Album Review: Dylan Scott’s ‘Livin’ My Best Life’

Today Dylan Scott drops his second studio album, Livin’ My Best Life, some of it may already be familiar to listeners through tracks such as New Truck and Nobody but with sixteen tracks to enjoy there will be plenty of surprises for listeners.

Opening with New Truck, a radio friendly slice of country that centres on the romantic memories associated with an old truck – it’s a big, rousing contemporary anthem with polished production and a smooth honey-soaked vocal from Dylan. Fellow pre-release track Amen to That is a lavish country-pop treat that brings some slick electronic production effects into the fold. Can’t Have Mine is a number centred on romantic longing with Dylan soundtracked by stripped back acoustic guitar driven production. There’s also a highlight in the form of Jimmie Allen duet In Our Blood – it’s a moody track that leans more towards the world of country-rock and features one of Dylan’s strongest vocal performances on the album.

There’s a real anthemic treat in Static which finds its title through the line “Turn down the road I know to take that’s gonna save my soul, Crank up and gas it till there’s static on the radio…” Like many of the tracks on the album, this shines through Matt Alderman and Will Weatherly’s lavish production. Another romantic number follows in Lay Down With You, whilst the nostalgic and sentimental charm of Boy I Was Back Then showcases a versatility in the range of tones covered on Livin’ My Best Life. Dylan delivers a suave confidence on the laid-back charm of the LP’s title track in which the Louisiana native croons “I’m just out here living, out here living, living my best life” against a slinky country groove and some bold electric guitar notes.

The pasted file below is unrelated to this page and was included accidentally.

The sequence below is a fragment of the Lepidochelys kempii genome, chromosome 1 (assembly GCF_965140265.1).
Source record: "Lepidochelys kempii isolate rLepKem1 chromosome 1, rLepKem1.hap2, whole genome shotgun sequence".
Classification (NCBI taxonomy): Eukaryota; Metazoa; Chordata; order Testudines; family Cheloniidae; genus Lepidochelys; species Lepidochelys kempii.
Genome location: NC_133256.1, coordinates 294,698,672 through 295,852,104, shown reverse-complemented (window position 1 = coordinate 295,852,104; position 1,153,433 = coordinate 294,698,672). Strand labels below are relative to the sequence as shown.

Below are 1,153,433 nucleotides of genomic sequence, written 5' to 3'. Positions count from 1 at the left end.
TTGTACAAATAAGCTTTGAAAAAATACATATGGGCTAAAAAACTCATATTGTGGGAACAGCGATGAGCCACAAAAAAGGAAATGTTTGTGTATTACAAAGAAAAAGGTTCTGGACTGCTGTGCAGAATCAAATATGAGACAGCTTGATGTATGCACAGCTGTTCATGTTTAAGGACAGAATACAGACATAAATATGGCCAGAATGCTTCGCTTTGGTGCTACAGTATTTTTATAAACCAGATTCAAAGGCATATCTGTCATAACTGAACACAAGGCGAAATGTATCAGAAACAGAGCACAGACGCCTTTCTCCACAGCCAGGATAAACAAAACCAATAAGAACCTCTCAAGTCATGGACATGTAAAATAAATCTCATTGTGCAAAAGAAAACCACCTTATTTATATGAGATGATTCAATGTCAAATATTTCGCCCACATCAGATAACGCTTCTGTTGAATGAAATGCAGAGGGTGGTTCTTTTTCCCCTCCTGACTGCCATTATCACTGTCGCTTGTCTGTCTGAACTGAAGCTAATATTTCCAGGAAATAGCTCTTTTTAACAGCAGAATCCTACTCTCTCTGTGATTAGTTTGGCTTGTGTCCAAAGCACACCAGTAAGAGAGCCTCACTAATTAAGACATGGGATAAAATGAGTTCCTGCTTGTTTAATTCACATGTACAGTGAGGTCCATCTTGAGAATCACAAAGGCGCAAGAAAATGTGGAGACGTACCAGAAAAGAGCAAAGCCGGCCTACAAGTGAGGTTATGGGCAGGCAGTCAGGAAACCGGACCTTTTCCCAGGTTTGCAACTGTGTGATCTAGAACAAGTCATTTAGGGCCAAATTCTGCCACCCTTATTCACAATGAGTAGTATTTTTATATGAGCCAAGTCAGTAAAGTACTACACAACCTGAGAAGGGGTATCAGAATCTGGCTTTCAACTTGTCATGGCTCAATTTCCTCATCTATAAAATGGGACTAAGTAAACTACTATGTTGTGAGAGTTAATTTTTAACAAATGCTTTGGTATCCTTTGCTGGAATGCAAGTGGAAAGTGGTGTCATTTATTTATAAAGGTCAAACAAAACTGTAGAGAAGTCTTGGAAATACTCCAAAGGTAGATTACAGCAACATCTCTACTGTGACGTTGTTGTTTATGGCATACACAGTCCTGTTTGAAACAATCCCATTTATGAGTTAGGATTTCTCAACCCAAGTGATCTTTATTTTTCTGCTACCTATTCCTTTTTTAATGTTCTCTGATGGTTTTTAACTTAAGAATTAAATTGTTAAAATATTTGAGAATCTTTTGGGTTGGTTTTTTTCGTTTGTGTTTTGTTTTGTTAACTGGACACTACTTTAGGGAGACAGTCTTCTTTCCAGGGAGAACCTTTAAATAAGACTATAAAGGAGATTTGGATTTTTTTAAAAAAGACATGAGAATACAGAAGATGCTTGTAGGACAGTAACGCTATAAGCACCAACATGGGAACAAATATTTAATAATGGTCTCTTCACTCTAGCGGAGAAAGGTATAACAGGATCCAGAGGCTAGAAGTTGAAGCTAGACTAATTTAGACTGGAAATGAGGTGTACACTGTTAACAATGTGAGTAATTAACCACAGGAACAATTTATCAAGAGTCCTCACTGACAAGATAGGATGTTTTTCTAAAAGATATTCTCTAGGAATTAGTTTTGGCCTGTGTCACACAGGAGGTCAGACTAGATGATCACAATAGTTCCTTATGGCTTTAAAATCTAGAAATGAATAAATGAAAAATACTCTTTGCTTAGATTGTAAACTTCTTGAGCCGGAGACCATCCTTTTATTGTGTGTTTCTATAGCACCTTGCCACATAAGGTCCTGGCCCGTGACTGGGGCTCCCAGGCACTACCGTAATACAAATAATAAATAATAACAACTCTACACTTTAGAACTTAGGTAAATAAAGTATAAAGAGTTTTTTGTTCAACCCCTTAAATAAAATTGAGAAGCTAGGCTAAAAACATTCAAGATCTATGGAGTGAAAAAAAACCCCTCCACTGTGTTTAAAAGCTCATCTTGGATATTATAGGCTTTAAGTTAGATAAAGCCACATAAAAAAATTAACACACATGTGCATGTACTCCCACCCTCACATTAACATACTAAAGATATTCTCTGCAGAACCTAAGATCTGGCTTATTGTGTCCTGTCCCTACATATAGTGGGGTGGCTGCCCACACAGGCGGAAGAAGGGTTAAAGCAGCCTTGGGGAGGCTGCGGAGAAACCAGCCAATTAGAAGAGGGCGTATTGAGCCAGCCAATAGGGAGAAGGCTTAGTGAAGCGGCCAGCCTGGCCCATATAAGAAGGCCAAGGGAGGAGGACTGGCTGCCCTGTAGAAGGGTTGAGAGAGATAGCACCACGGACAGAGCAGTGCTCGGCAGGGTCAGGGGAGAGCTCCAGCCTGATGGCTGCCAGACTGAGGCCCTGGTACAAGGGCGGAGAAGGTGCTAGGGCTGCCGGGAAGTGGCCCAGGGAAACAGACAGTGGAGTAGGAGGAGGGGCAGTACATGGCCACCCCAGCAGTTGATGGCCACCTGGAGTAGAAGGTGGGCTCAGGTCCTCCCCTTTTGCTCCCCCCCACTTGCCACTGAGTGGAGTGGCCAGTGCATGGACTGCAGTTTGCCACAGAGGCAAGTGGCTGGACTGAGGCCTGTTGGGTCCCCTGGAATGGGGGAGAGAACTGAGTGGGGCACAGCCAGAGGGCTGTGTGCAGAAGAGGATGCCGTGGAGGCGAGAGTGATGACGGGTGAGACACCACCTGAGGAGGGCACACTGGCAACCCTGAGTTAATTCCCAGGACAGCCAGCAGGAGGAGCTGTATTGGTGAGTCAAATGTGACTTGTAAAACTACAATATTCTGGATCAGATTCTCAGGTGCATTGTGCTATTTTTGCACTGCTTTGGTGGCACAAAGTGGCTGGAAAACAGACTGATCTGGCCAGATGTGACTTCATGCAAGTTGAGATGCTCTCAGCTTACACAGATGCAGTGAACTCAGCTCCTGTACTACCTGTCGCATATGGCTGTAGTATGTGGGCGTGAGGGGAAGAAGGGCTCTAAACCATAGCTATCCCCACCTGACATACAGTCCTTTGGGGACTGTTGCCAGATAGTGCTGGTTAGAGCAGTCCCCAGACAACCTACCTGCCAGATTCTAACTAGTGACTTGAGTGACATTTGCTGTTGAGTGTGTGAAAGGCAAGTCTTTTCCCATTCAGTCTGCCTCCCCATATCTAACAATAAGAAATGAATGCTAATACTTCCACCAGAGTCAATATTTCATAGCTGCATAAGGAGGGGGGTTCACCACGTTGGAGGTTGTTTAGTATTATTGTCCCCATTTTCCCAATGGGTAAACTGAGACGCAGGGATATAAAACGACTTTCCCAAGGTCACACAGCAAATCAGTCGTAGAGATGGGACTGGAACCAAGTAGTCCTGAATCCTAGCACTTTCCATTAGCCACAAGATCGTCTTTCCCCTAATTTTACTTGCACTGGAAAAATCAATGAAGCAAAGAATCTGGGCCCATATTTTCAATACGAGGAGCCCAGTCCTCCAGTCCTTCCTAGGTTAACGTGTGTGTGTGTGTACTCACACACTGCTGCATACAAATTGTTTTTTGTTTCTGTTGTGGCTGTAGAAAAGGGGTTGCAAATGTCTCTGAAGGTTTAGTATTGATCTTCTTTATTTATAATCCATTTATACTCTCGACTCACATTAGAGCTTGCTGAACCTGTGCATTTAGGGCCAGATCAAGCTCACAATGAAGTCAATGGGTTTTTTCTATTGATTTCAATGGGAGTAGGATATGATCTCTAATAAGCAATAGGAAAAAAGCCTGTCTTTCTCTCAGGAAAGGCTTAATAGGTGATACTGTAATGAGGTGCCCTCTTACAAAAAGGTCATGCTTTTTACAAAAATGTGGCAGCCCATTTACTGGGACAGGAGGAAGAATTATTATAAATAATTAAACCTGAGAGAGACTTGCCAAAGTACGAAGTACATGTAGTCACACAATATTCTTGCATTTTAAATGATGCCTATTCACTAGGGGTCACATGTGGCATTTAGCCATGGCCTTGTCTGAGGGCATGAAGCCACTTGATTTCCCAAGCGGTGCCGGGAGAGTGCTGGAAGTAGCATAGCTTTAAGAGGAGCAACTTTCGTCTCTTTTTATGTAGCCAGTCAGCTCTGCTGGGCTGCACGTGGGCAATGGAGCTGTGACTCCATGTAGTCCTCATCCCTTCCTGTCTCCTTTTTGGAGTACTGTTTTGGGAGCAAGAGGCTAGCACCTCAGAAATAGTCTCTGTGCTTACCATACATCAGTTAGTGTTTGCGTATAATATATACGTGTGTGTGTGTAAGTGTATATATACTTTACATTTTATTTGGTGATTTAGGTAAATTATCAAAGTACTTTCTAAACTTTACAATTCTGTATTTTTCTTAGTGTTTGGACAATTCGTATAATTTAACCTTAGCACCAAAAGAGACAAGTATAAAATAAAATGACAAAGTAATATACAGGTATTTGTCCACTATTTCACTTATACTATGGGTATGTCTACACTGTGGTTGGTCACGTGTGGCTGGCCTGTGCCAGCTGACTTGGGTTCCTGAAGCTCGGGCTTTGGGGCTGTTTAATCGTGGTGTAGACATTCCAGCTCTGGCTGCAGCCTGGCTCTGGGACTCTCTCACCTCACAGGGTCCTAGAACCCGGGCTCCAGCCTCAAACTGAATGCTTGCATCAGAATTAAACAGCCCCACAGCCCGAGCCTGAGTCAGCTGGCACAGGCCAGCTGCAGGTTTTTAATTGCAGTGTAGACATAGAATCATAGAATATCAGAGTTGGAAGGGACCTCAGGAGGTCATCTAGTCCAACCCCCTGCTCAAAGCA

Killin’ Some Time‘s pounding percussion and multi-instrumentation provides a soundtrack to this number about living life in the country and killing time until life’s important turns come to the forefront. There are echoes of classic nineties country on Ain’t Much Left Of Me in which the singer sounds heavenly atop harmonica and violin instrumentation. Nostalgia continues on Leave Her Alone, a laid-back romantic number soundtracked with twanging guitar and smooth, sparse production. Tough follows and centres on the idea of father-son bonding before veering onto the idea of first loves, shining with Dylan’s bold yet emotive vocals against quiet stripped back production.

The ascendant piano-driven Nobody shows why it was a radio hit, continuing to shine amidst the context of the album. It’s hook-filled chorus and rousing message make it a real highlight of the LP. Penultimate number Good Times Go By Too Fast is centred on the message of living it up and appreciating the good times. It’s the sort of song that Dylan excels with – bouncing, chirpy production, big choruses and hints of nostalgia and well-pitched emotion trickling through. Album closer Nothing To Do Town ends on an up-tempo note, slick-electronic touches paired with an old school country message, upbeat production and a smooth vocal all help this impress.

Livin’ My Best Life presents all facets that make Dylan one of country’s strongest rising talents: soaring when tackling high-octane, feel-good country with a sense of charm and swagger; yet managing to deliver a sense of sincere emotional conviction in the album’s quieter more intimate moments. Dylan packs the full sixteen song tracklist with an all killer, no filler approach whilst also asserting himself as a top-notch country songwriter, penning most of the album’s songs.

Livin’ My Best Life is out now. Click here for details.

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